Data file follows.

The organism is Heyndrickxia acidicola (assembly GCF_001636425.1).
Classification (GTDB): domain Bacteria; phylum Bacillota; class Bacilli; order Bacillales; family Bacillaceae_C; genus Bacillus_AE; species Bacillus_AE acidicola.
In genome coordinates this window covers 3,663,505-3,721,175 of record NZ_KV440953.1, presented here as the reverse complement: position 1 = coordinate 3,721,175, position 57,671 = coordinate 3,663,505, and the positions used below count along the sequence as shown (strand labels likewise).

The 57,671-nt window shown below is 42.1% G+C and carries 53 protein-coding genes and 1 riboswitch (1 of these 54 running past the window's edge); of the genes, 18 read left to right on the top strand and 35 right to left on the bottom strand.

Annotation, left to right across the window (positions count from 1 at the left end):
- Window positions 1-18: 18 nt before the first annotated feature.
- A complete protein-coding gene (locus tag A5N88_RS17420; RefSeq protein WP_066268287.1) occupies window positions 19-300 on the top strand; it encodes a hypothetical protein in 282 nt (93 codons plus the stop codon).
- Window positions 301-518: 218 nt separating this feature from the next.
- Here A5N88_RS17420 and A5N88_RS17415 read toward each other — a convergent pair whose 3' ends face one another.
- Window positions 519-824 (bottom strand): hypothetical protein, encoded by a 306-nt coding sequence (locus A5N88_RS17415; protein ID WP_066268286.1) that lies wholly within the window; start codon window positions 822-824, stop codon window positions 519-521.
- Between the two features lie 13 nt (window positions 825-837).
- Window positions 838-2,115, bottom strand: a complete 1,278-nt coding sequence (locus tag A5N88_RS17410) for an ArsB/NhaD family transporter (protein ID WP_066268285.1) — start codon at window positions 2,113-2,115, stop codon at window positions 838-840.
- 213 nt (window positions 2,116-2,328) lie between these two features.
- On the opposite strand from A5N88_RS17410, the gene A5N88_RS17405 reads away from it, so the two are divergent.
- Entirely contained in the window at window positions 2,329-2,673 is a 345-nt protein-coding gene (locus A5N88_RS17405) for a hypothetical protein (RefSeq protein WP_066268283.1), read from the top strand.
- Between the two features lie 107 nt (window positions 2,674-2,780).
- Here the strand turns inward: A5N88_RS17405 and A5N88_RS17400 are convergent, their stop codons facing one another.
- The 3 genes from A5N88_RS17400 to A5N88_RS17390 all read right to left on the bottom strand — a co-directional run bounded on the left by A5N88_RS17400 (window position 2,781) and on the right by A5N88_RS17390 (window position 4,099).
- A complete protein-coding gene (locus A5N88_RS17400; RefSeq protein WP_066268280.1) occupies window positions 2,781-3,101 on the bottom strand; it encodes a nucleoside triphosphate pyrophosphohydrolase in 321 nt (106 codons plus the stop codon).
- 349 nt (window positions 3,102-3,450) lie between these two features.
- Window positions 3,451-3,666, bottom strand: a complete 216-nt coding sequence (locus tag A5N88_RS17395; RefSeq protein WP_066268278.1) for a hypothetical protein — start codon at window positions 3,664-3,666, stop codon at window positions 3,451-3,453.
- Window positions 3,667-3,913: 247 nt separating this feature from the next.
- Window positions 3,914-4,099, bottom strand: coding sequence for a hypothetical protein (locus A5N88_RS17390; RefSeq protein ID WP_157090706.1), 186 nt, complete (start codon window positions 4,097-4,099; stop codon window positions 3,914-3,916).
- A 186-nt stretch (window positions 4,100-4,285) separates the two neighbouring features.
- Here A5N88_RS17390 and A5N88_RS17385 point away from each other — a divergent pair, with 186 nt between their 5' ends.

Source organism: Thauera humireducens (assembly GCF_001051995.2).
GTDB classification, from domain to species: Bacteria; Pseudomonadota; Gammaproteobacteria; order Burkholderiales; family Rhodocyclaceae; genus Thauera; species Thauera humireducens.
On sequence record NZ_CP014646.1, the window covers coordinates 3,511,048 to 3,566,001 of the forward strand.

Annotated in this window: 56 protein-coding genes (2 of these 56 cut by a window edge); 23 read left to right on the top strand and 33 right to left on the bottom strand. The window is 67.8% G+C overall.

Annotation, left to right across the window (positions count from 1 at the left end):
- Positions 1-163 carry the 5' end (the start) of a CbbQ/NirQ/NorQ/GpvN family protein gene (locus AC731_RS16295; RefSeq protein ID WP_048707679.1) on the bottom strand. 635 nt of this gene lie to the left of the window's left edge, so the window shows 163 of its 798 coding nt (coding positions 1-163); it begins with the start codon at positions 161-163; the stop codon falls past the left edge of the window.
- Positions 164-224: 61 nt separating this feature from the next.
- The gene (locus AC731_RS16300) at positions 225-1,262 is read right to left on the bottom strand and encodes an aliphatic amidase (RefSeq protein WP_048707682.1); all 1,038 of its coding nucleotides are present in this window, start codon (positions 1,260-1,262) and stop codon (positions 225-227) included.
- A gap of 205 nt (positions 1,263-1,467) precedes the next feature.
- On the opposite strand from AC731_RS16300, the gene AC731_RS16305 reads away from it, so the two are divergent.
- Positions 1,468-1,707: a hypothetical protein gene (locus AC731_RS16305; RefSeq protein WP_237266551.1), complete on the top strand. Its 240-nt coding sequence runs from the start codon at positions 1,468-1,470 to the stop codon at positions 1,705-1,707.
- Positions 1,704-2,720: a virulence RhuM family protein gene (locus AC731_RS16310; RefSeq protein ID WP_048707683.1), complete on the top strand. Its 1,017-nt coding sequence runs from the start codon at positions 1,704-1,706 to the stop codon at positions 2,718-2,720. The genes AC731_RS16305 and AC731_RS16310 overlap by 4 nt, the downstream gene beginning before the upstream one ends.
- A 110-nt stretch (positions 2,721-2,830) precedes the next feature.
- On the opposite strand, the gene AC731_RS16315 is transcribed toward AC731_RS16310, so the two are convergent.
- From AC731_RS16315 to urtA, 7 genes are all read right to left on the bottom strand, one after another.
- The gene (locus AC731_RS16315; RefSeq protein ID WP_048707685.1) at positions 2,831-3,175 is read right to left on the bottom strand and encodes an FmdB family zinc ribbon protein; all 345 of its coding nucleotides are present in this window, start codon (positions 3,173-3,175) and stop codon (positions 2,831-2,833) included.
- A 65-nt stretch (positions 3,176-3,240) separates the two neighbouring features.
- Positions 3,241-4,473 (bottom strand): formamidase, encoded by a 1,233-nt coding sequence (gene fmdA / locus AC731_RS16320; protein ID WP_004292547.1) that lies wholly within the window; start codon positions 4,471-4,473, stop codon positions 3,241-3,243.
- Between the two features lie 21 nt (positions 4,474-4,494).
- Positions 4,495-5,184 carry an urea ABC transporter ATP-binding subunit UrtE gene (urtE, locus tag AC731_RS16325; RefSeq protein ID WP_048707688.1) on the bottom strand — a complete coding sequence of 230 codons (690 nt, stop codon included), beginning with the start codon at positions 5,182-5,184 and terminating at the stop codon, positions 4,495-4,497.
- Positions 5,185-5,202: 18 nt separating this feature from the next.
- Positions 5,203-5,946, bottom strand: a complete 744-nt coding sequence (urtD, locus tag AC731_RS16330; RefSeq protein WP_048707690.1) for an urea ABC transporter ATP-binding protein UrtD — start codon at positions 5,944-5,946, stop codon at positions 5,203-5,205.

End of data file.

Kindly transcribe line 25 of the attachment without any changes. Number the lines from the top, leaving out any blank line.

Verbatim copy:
- Here A5N88_RS17390 and A5N88_RS17385 point away from each other — a divergent pair, with 186 nt between their 5' ends.